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Harvy, our office kitty

March 28, 2020 – During the initial town hall we received some questions about pets and COVID-19. Thanks to Nevada County Health & Human Services Director Ryan Gruver for sending us CDC guidance regarding pets. The good news: There is no evidence to suggest that any animals, including pets, livestock, or wildlife, might be a source of COVID-19 infection at this time.

To date, CDC has not received any reports of pets or other animals becoming sick with COVID-19 in the United States.

Pets have other types of coronaviruses that can make them sick, like canine and feline coronaviruses. These other coronaviruses cannot infect people and are not related to the current COVID-19 outbreak.

However, since animals can spread other diseases to people, it’s always a good idea to practice healthy habits around pets and other animals, such as washing your hands and maintaining good hygiene. For more information on the many benefits of pet ownership, as well as staying safe and healthy around animals including pets, livestock, and wildlife, visit CDC’s Healthy Pets, Healthy People website.

Do I need to get my pet tested for COVID-19?

No. At this time, routine testing of animals for COVID-19 is not recommended.

Can animals carry the virus that causes COVID-19 on their skin or fur?

At this time, there is no evidence that the virus that causes COVID-19 can spread to people from the skin or fur of pets.

Talk to your veterinarian about the best ways to care for your pet.

Should I avoid contact with pets or other animals if I am sick with COVID-19?

You should restrict contact with pets and other animals while you are sick with COVID-19, just like you would around other people. Although there have not been reports of pets or other animals becoming sick with COVID-19, it is still recommended that people sick with COVID-19 limit contact with animals until more information is known about the new coronavirus. When possible, have another member of your household care for your animals while you are sick. If you are sick with COVID-19, avoid contact with your pet, including petting, snuggling, being kissed or licked, and sharing food. If you must care for your pet or be around animals while you are sick, wash your hands before and after you interact with pets.

Are pets from a shelter safe to adopt?

There is no reason to think that any animals, including shelter pets, in the United States might be a source of COVID-19.

What about imported animals or animal products?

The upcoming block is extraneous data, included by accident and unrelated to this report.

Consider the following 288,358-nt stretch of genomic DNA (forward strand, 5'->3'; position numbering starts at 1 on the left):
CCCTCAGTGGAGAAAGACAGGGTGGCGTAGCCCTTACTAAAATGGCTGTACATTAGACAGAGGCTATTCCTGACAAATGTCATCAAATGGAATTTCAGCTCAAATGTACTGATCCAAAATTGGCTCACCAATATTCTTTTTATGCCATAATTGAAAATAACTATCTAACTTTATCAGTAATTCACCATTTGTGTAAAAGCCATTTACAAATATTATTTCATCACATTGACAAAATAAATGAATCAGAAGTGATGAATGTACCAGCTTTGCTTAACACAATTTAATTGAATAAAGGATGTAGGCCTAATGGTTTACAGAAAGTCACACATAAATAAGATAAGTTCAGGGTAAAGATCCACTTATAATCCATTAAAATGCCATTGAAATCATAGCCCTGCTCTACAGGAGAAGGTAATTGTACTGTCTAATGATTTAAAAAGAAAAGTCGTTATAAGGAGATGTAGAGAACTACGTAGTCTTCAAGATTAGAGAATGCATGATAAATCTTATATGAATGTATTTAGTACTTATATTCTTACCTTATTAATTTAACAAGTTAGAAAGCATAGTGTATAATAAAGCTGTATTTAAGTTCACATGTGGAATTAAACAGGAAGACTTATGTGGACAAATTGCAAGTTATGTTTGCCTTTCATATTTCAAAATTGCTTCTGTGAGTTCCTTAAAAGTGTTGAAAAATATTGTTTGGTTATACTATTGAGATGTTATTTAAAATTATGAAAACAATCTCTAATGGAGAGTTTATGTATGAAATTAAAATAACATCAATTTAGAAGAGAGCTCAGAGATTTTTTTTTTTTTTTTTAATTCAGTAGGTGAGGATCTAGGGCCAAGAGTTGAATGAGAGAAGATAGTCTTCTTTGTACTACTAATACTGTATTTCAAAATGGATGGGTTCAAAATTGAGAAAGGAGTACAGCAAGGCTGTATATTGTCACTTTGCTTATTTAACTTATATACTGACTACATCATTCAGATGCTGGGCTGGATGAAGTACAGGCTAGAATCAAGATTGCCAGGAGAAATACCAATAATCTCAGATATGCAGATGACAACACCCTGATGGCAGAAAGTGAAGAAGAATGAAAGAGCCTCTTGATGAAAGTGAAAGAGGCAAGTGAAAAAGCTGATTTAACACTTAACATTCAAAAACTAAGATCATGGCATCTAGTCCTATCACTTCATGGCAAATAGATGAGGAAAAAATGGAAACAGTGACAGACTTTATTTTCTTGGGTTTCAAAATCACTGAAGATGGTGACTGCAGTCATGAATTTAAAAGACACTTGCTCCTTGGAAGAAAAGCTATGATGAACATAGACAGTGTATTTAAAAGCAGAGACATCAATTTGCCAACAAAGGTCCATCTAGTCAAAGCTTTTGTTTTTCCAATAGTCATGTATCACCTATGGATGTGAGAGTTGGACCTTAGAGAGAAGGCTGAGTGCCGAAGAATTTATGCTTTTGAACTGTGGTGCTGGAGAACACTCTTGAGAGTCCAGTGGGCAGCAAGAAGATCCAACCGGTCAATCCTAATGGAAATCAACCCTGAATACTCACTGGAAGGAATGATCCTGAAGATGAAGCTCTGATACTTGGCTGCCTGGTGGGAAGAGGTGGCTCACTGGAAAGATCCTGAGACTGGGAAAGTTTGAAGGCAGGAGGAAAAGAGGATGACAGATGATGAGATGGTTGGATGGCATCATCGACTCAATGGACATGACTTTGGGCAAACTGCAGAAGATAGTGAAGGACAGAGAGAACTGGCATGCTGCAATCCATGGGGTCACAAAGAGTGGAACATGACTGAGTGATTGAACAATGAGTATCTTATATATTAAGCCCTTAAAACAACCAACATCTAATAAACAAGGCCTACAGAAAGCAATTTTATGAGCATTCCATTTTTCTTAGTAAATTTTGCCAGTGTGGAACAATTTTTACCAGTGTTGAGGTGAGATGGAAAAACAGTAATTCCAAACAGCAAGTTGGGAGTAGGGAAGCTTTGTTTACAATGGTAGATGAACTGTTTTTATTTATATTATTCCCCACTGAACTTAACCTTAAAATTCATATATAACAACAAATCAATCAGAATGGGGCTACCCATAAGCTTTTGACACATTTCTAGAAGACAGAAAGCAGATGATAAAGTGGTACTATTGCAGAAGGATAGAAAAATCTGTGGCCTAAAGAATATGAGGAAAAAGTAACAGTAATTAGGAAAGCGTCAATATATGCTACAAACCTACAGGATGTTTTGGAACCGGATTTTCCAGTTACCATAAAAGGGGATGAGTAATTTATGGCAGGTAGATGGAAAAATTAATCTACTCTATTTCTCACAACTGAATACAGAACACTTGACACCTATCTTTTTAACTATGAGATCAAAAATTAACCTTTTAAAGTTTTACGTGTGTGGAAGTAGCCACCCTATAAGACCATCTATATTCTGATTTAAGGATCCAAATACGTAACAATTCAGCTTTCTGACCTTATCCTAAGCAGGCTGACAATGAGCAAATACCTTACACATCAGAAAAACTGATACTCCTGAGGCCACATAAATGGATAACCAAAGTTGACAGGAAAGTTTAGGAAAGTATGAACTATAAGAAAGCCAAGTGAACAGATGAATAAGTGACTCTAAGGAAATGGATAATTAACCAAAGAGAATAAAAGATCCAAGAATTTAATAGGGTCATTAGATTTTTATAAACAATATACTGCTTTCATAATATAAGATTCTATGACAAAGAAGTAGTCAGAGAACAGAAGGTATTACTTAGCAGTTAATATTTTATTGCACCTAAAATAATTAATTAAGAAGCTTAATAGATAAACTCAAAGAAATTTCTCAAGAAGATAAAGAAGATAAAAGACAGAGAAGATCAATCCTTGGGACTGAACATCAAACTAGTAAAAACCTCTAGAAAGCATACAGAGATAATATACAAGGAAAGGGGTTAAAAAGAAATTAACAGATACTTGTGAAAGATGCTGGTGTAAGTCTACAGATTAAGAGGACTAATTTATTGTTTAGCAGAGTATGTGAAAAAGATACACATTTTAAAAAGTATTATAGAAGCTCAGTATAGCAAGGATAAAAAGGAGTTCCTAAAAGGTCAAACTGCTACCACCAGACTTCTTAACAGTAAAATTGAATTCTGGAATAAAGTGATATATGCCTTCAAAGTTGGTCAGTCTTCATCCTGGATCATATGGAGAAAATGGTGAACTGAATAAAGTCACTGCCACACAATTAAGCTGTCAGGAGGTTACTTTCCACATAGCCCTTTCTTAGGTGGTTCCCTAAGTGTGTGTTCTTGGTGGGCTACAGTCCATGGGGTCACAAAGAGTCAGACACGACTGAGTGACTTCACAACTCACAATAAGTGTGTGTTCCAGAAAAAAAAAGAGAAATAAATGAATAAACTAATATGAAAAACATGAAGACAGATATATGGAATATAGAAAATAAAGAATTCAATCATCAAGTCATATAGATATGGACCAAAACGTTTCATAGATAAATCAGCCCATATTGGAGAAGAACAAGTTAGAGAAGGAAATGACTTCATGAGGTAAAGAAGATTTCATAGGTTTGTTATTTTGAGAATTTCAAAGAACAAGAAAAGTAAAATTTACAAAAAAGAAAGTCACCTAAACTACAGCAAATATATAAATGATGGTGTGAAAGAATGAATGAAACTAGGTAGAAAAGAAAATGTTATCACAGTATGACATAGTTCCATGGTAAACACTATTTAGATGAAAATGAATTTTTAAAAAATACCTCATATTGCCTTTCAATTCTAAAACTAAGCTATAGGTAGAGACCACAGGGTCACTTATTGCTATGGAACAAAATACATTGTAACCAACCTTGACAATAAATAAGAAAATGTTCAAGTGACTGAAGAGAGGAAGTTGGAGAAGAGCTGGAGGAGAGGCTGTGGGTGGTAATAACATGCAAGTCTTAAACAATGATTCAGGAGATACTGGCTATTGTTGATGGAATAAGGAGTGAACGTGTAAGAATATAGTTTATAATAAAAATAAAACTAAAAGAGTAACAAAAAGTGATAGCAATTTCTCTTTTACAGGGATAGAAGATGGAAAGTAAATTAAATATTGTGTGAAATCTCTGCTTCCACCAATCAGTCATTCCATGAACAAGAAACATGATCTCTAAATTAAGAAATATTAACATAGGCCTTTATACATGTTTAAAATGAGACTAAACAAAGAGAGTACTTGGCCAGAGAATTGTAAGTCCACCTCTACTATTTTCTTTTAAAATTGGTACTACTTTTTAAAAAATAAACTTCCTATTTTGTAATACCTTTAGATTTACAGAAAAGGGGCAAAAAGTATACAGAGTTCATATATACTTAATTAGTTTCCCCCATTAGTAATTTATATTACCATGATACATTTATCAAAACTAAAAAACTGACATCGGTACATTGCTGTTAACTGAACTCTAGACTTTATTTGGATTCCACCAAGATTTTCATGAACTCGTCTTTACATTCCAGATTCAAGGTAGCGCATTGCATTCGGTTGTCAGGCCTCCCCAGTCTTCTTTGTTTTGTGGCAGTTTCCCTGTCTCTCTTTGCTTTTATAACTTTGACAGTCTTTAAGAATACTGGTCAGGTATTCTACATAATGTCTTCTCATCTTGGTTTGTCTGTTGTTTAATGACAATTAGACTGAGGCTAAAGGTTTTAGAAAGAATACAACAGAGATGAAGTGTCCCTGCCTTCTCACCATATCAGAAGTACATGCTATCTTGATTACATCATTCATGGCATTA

CDC does not have any evidence to suggest that imported animals or animal products pose a risk for spreading COVID-19 in the United States. This is a rapidly evolving situation and information will be updated as it becomes available. The U.S. Centers for Disease Control and Prevention (CDC), the U. S. Department of Agriculture (USDA), and the U.S. Fish and Wildlife Service (FWS) play distinct but complementary roles in regulating the importation of live animals and animal products into the United States. CDC regulates animals and animal products that pose a threat to human health, USDA regulates animals and animal products that pose a threat to agriculture; and FWS regulates importation of endangered species and wildlife that can harm the health and welfare of humans, the interests of agriculture, horticulture, or forestry, and the welfare and survival of wildlife resources.

Can I travel to the United States with dogs or import dogs into the United States during the COVID-19 outbreak?

Please refer to CDC’s requirements for bringing a dog to the United States. The current requirements for rabies vaccination apply to dogs imported from China, a high-risk country for rabies.

What precautions should be taken for animals that have recently been imported from outside the United States (for example, by shelters, rescues, or as personal pets)?

Imported animals will need to meet CDC and USDAexternal icon requirements for entering the United States. At this time, there is no evidence that companion animals, including pets and service animals, can spread COVID-19. As with any animal introduced to a new environment, animals recently imported should be observed daily for signs of illness. If an animal becomes ill, the animal should be examined by a veterinarian. Call your local veterinary clinic before bringing the animal into the clinic and let them know that the animal was recently imported from another country.

This is a rapidly evolving situation and information will be updated as it becomes available.

Risk to pets

CDC has not received any reports of pets or other animals becoming sick with COVID-19. Further studies are needed to understand if and how different animals could be affected by COVID-19.